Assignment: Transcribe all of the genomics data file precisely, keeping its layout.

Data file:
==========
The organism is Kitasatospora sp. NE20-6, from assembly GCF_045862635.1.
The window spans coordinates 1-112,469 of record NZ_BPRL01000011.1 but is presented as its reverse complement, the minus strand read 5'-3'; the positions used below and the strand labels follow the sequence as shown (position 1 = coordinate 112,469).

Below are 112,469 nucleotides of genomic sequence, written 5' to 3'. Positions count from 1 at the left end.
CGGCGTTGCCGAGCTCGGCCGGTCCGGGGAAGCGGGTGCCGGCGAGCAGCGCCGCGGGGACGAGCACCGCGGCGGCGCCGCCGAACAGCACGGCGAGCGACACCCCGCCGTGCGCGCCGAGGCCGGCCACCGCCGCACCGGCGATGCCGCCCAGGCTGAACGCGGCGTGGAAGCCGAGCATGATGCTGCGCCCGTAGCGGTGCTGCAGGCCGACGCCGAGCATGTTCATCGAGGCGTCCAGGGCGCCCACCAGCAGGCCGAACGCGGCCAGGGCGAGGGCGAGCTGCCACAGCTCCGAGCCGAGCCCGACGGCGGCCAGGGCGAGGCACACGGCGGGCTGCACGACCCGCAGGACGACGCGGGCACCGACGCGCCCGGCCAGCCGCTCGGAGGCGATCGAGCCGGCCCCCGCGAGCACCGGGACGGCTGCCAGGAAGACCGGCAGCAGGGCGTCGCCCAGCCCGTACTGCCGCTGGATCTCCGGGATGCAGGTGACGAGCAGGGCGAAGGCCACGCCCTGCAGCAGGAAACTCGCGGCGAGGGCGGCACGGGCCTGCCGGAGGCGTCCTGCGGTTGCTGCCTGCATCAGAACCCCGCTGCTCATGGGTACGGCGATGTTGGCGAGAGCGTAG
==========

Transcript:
The organism is Kitasatospora sp. NE20-6, from assembly GCF_045862635.1.
The window spans coordinates 1-112,469 of record NZ_BPRL01000011.1 but is presented as its reverse complement, the minus strand read 5'-3'; the positions used below and the strand labels follow the sequence as shown (position 1 = coordinate 112,469).

Below are 112,469 nucleotides of genomic sequence, written 5' to 3'. Positions count from 1 at the left end.
CGGCGTTGCCGAGCTCGGCCGGTCCGGGGAAGCGGGTGCCGGCGAGCAGCGCCGCGGGGACGAGCACCGCGGCGGCGCCGCCGAACAGCACGGCGAGCGACACCCCGCCGTGCGCGCCGAGGCCGGCCACCGCCGCACCGGCGATGCCGCCCAGGCTGAACGCGGCGTGGAAGCCGAGCATGATGCTGCGCCCGTAGCGGTGCTGCAGGCCGACGCCGAGCATGTTCATCGAGGCGTCCAGGGCGCCCACCAGCAGGCCGAACGCGGCCAGGGCGAGGGCGAGCTGCCACAGCTCCGAGCCGAGCCCGACGGCGGCCAGGGCGAGGCACACGGCGGGCTGCACGACCCGCAGGACGACGCGGGCACCGACGCGCCCGGCCAGCCGCTCGGAGGCGATCGAGCCGGCCCCCGCGAGCACCGGGACGGCTGCCAGGAAGACCGGCAGCAGGGCGTCGCCCAGCCCGTACTGCCGCTGGATCTCCGGGATGCAGGTGACGAGCAGGGCGAAGGCCACGCCCTGCAGCAGGAAACTCGCGGCGAGGGCGGCACGGGCCTGCCGGAGGCGTCCTGCGGTTGCTGCCTGCATCAGAACCCCGCTGCTCATGGGTACGGCGATGTTGGCGAGAGCGTAG